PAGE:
Manila, Jan 23 (IANS) A move, backed by the Philippine President Rodrigo Duterte, to lower the age of criminal liability from 15 to nine years continued to roil the country on Wednesday.
Duterte though claims it would deter criminal groups from exploiting children for serious crimes — a common practice in the country, although activists have condemned it as a violation of children’s rights, Efe news reported.
“The Philippine government is one step closer to prosecuting young children as adults, a key plank in Duterte’s abuse-ridden anti-crime campaign,” Human Rights Watch (HRW) Asia Researcher Carlos Conde said in a statement late on Tuesday.
Despite the UN Committee on the Rights of the Child, specifically saying that the age of criminal liability, should be under no circumstances be reduced to below 14 years, a Congressional Committee here on Monday approved the Bill, which the Senate was likely to soon ratify.
“This would no doubt worsen the plight of Filipino children caught up in the justice system,” the statement said. “Children in the Philippines have already been subjected to the extreme violence of Duterte’s “drug war”, with the police and government agents killing dozens during anti-drug operations as suspected drug users or for being pawns of drug dealers.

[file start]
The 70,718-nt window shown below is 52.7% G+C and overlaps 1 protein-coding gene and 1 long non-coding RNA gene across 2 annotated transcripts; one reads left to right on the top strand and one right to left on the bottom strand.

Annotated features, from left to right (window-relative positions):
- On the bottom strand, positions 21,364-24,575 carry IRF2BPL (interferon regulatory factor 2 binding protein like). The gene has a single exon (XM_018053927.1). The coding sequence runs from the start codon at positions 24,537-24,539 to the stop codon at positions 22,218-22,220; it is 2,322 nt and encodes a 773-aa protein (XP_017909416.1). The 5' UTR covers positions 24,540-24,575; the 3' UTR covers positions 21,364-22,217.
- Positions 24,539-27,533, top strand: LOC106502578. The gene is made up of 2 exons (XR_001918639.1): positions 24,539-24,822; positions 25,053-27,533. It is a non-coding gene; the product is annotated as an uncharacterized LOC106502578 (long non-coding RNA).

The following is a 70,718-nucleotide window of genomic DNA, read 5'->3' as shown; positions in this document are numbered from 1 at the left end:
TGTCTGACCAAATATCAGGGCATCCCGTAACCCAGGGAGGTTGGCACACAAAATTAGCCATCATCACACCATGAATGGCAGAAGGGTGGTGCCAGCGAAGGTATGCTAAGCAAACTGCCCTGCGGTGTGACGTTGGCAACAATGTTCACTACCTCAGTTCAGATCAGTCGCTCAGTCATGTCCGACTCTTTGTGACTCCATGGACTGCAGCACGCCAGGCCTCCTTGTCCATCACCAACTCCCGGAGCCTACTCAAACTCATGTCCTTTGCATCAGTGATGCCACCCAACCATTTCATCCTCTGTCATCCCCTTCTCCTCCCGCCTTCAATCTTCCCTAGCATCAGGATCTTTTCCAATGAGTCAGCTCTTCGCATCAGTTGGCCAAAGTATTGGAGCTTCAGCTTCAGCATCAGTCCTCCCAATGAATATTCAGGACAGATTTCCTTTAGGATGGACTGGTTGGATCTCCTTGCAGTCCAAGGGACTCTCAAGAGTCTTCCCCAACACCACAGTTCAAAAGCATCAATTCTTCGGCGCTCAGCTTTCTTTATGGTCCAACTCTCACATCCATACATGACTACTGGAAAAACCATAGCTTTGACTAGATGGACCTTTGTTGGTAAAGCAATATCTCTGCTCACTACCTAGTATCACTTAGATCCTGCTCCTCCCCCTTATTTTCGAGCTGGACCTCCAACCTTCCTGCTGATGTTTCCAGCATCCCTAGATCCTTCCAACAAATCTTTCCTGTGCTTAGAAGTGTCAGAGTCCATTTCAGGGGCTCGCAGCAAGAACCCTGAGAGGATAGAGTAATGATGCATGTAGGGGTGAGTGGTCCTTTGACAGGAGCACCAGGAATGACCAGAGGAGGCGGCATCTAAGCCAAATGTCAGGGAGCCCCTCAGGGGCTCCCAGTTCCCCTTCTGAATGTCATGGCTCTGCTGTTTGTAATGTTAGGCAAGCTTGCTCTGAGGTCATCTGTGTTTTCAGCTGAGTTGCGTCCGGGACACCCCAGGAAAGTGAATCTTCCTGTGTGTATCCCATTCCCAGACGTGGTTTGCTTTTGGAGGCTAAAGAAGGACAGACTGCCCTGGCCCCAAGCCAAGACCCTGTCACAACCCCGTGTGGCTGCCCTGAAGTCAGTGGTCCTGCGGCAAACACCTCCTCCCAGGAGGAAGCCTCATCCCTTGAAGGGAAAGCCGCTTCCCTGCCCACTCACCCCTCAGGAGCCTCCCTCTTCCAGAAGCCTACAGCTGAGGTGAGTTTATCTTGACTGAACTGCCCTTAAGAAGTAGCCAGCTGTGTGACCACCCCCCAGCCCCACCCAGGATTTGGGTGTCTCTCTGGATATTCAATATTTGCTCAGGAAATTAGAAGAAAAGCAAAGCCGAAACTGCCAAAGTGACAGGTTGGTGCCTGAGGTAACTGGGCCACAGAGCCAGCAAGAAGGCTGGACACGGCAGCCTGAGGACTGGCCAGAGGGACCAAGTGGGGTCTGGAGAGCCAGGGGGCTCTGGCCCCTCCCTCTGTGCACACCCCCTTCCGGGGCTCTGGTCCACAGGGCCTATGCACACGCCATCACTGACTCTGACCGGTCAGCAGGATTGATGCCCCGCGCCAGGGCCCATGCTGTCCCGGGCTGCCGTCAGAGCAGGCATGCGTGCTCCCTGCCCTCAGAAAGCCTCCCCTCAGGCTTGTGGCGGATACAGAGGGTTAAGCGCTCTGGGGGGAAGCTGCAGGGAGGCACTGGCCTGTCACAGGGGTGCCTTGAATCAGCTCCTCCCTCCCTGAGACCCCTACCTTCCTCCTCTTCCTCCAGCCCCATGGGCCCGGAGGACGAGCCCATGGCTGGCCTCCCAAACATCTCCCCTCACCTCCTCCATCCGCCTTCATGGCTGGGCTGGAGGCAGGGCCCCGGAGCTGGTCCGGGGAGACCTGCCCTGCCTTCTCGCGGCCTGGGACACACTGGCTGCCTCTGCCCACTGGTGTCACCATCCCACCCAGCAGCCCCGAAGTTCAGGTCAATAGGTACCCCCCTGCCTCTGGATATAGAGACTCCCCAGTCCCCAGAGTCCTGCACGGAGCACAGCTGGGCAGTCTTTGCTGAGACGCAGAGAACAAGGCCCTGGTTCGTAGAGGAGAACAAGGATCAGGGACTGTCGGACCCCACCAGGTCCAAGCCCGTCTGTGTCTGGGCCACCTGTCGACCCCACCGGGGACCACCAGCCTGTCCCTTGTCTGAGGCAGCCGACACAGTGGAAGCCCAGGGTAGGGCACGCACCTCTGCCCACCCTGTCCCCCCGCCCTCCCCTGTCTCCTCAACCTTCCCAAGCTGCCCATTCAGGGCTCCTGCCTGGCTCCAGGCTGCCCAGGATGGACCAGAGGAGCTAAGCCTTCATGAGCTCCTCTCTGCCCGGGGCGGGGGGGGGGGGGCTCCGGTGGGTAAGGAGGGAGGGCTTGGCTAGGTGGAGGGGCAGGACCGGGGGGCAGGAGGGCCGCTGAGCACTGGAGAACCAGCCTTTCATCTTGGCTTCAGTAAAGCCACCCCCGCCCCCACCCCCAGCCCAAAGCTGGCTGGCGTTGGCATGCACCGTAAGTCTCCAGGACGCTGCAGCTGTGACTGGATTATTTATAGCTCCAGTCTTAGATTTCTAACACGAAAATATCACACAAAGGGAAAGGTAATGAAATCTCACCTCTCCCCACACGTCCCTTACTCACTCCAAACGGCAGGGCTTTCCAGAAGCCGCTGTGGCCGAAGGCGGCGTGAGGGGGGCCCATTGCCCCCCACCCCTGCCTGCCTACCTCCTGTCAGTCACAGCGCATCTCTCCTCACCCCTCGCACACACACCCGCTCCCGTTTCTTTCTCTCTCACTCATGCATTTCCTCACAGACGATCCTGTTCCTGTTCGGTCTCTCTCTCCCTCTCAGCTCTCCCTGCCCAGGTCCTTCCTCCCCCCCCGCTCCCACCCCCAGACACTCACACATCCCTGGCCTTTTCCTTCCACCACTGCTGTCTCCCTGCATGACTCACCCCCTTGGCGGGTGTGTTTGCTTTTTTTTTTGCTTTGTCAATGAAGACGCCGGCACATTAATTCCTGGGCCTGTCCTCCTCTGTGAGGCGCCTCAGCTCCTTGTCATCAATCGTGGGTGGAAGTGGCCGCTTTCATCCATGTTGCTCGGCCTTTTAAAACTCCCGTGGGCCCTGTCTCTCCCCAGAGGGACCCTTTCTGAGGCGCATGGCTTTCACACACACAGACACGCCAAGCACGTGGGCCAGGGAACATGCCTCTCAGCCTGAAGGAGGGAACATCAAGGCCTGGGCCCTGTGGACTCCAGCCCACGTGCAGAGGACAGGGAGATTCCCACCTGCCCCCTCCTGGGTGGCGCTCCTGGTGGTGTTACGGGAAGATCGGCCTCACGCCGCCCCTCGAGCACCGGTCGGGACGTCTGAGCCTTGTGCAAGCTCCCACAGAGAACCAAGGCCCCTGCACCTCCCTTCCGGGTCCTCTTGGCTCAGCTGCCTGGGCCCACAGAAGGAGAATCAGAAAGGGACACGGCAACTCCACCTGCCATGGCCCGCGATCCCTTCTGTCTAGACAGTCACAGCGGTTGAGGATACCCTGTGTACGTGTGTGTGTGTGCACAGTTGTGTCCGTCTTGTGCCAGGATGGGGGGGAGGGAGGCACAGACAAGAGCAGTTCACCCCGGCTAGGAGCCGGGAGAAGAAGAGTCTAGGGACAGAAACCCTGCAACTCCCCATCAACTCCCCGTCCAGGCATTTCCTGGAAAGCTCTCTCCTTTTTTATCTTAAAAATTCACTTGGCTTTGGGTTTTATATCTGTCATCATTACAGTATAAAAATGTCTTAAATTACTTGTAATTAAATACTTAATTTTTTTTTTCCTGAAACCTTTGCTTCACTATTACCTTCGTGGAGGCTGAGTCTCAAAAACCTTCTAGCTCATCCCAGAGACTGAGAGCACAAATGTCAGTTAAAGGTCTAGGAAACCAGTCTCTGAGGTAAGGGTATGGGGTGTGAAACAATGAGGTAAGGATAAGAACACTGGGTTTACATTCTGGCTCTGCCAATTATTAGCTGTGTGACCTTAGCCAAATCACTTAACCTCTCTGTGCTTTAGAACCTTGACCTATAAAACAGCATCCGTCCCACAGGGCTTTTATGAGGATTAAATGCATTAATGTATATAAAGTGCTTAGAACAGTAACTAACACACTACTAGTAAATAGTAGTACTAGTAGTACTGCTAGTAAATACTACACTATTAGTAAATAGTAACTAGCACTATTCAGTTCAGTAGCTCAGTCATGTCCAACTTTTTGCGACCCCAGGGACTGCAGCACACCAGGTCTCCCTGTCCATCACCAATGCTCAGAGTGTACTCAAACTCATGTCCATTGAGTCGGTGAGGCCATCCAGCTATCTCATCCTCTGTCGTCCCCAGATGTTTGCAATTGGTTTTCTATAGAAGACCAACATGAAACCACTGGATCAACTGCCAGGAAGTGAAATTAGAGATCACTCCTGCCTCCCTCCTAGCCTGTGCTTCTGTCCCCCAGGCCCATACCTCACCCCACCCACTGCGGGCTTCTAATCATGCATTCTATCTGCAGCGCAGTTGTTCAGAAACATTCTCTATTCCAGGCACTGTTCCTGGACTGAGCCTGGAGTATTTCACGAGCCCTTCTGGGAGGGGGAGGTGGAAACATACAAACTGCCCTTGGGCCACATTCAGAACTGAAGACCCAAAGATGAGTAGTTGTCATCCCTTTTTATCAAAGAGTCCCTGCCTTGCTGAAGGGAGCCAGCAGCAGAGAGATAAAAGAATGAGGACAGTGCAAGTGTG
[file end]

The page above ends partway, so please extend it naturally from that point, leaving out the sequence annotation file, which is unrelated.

“The proposed law will not only stigmatise children even more — it turns them into scapegoats in the government’s abusive campaign,” it added.
According to lawmakers, who have supported the Bill, it would protect children from criminals who try to exploit them, but critics warn that the new law would confine them to juvenile centres for up to 12 years.
The UN rapporteur on extrajudicial executions Agnes Callamard has warned against the move, calling it highly dangerous and fatal for Filipino children.
Presidential spokesperson Salvador Panelo has called Callamard’s interference in Philippine domestic affairs shameful and added that the Bill would punish adults, who exploit children for criminal activities.
He said statistics showed an increase in crimes committed by children and the new law is intended to protect them.
Unicef Philippines and Save the Children have also opposed the Bill saying that there was not enough evidence to prove that children were behind the increase in crime rates.